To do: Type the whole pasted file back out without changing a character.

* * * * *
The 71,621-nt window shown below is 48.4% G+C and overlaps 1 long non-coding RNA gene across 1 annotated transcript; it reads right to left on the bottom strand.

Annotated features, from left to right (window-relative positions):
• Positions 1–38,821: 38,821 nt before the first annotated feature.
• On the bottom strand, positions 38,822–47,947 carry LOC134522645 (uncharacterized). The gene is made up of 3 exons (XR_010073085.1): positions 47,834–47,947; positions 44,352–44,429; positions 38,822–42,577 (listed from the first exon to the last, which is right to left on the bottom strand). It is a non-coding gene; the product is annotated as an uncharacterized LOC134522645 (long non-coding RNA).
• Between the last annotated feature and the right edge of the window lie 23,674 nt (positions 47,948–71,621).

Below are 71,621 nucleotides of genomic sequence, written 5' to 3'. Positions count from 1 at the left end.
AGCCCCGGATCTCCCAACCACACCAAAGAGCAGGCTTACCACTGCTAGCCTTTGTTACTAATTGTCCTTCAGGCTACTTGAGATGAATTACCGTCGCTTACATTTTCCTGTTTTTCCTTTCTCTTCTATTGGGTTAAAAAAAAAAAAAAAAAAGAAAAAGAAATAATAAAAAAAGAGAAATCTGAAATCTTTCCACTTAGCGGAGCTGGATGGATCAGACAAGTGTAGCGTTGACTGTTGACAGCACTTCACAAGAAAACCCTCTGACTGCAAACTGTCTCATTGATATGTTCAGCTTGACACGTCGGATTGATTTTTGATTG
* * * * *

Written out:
The 71,621-nt window shown below is 48.4% G+C and overlaps 1 long non-coding RNA gene across 1 annotated transcript; it reads right to left on the bottom strand.

Annotated features, from left to right (window-relative positions):
• Positions 1–38,821: 38,821 nt before the first annotated feature.
• On the bottom strand, positions 38,822–47,947 carry LOC134522645 (uncharacterized). The gene is made up of 3 exons (XR_010073085.1): positions 47,834–47,947; positions 44,352–44,429; positions 38,822–42,577 (listed from the first exon to the last, which is right to left on the bottom strand). It is a non-coding gene; the product is annotated as an uncharacterized LOC134522645 (long non-coding RNA).
• Between the last annotated feature and the right edge of the window lie 23,674 nt (positions 47,948–71,621).

Below are 71,621 nucleotides of genomic sequence, written 5' to 3'. Positions count from 1 at the left end.
AGCCCCGGATCTCCCAACCACACCAAAGAGCAGGCTTACCACTGCTAGCCTTTGTTACTAATTGTCCTTCAGGCTACTTGAGATGAATTACCGTCGCTTACATTTTCCTGTTTTTCCTTTCTCTTCTATTGGGTTAAAAAAAAAAAAAAAAAAGAAAAAGAAATAATAAAAAAAGAGAAATCTGAAATCTTTCCACTTAGCGGAGCTGGATGGATCAGACAAGTGTAGCGTTGACTGTTGACAGCACTTCACAAGAAAACCCTCTGACTGCAAACTGTCTCATTGATATGTTCAGCTTGACACGTCGGATTGATTTTTGATTG